The Egyptian economy: All eyes on industrialisation

Karima Abdel-Ghani, Tuesday 10 Aug 2021

Egypt is building industrial complexes countrywide to serve small and medium-sized enterprises, encourage investment, and localise production

All eyes on industrialisation
Gamea touring one of the industrial complexes

The government is establishing integrated industrial complexes nationwide in an effort to meet local demand for various industrial goods.

The complexes are not only meant as units serving specific industrial activities, but will also be the centres of an integrated system providing the environment and infrastructure necessary for a strong industrial sector.

Last week, the first phase of Silo Foods, a food industries complex built and operated by the Armed Forces-affiliated National Service Projects Organisation in Menoufiya governorate, was inaugurated and will provide 13 million Egyptian students with daily school meals.

The first phase of the complex covers 102 feddans of land out of a total planned area of 135 feddans and comprises 10 factories producing 40 food products, including flour, pasta, biscuits and chocolate, baked items, juice, and milk.

 From its side, the Ministry of Trade and Industry’s Industrial Development Authority (IDA) is establishing 17 industrial complexes in 15 governorates at a total cost of LE10 billion.

According to Minister of Trade and Industry Nevine Gamea, they will include 5,046 industrial units and provide 48,000 direct job opportunities.

They are equipped with administrative buildings, training centres, service and logistics facilities, and bank branches to link them to integrated production chains, she said, adding that the ministry had been working to facilitate procedures and remove any obstacles facing investors.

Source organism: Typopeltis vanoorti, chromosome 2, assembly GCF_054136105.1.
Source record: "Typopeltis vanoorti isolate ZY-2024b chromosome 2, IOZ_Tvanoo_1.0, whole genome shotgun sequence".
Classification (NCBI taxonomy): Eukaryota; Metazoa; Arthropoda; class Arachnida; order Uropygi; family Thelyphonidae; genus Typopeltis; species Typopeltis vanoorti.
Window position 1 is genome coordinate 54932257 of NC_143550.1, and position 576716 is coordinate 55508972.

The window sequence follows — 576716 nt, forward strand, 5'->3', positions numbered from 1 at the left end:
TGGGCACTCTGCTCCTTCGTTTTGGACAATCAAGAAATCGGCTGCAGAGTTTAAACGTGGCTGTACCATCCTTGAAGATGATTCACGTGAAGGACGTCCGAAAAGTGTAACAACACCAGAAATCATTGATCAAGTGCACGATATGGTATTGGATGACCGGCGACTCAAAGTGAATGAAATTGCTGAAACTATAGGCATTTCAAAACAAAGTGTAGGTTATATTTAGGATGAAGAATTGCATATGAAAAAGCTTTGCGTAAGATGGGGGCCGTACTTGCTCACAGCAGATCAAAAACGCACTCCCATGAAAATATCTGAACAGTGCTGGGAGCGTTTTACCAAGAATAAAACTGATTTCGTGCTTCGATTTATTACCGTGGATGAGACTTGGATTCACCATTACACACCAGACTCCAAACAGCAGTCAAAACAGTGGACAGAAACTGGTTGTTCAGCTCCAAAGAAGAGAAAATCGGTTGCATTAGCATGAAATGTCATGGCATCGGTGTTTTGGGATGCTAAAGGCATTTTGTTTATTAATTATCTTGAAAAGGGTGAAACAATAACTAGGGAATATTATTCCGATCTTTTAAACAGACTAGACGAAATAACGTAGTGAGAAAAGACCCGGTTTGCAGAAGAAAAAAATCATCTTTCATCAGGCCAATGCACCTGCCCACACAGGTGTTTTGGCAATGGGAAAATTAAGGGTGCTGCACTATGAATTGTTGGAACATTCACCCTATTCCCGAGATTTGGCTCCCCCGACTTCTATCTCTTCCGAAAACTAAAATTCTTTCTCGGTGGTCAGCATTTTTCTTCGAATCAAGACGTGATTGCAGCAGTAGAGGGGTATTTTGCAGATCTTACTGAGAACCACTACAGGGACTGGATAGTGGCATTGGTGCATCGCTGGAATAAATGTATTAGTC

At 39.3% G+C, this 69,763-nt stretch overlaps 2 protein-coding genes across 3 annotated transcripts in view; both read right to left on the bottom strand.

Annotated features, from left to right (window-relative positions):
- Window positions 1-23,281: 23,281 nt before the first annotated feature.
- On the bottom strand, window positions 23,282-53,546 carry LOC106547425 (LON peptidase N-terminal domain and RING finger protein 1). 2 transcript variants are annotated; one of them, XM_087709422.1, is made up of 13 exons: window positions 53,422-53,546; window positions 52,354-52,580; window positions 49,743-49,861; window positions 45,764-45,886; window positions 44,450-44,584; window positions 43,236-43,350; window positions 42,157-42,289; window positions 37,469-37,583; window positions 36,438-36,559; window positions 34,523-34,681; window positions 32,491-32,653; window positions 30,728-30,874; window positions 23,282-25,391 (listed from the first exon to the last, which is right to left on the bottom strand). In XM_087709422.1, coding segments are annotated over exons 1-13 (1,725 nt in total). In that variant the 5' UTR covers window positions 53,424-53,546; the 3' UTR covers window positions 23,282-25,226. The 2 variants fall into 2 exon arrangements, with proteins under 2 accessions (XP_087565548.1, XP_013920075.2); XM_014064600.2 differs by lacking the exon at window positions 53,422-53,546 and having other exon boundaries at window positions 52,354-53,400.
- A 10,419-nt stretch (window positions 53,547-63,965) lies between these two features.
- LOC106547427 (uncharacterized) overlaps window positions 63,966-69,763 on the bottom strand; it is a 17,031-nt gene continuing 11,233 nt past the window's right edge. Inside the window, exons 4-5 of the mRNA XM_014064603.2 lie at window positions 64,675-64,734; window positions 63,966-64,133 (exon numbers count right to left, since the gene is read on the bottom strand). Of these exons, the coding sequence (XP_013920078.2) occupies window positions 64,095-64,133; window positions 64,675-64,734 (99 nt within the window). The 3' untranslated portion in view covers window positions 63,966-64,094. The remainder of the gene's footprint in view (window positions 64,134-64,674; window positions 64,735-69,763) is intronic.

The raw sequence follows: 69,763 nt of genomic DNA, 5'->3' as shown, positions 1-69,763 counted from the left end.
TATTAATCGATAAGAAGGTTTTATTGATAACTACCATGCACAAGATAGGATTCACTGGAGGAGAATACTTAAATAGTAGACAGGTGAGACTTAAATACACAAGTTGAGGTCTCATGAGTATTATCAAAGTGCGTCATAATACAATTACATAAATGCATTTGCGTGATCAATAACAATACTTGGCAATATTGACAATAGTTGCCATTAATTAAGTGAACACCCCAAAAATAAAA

Four other complexes are now fully operational, Gamea said. The first is in Sadat city in Menoufiya and has 296 units, each ranging between 300 and 720 square metres in size. Some 277 units have been allocated for pharmaceutical, engineering, and food production.

The second is in Port Said and has 118 units, each ranging between 300 and 840 square metres in size. 117 units have been allocated to various activities, including chemicals, engineering, food, and spinning and weaving.

The third complex is in Badr City and is equipped with 87 units, each ranging between 680 and 1,360 square metres in size. The complex has been allocated for the food, engineering, and chemical industries. 

The fourth, called Morghan, is in Alexandria and has 238 units working on plastic production.

The ministry has planned seven complexes, with a total of 1,657 units in the governorates of Alexandria, the Red Sea, Gharbiya, Beni Sweif, Minya, Sohag and Luxor, Gamea said in October last year. Unit areas range from 48 to 792 square metres.

The complexes include industries such as plastics, food, engineering, chemicals, building materials, furniture and garments and are meant to localise new and technologically-advanced industries, she said.

Gamea travelled to Qena and Luxor this week to inspect the complexes dedicated to small and medium-sized industries in Howa, Qena, and Luxor’s Baghdadi area. The Howa complex has been completed, she said, and comprises 420 industrial units. It will soon be offered to investors with a view to beginning production.

The Baghdadi complex in Luxor has also been completed and will be dedicated to activities such as food, engineering, chemicals, ready-made garments, furniture, and building materials at a total cost of LE816 million.

The complex will provide 5,700 job opportunities and has 206 units.

Gamea said that opportunities in the complex were offered to investors in October 2020. Some units were allocated, and others are being allocated at present. 

Mohamed Al-Zallat, head of the IDA, said it was following up on the progress of the industrial complexes countrywide in order to produce an appropriate climate for investors and facilitate procedures, especially for small investors and entrepreneurs.

The IDA helps investors through the allocation process and licensing procedures and backs them in their operations, Al-Zallat said, adding that it also works with the relevant state authorities to support investment and localise production.

*A version of this article appears in print in the 12 August, 2021 edition of Al-Ahram Weekly

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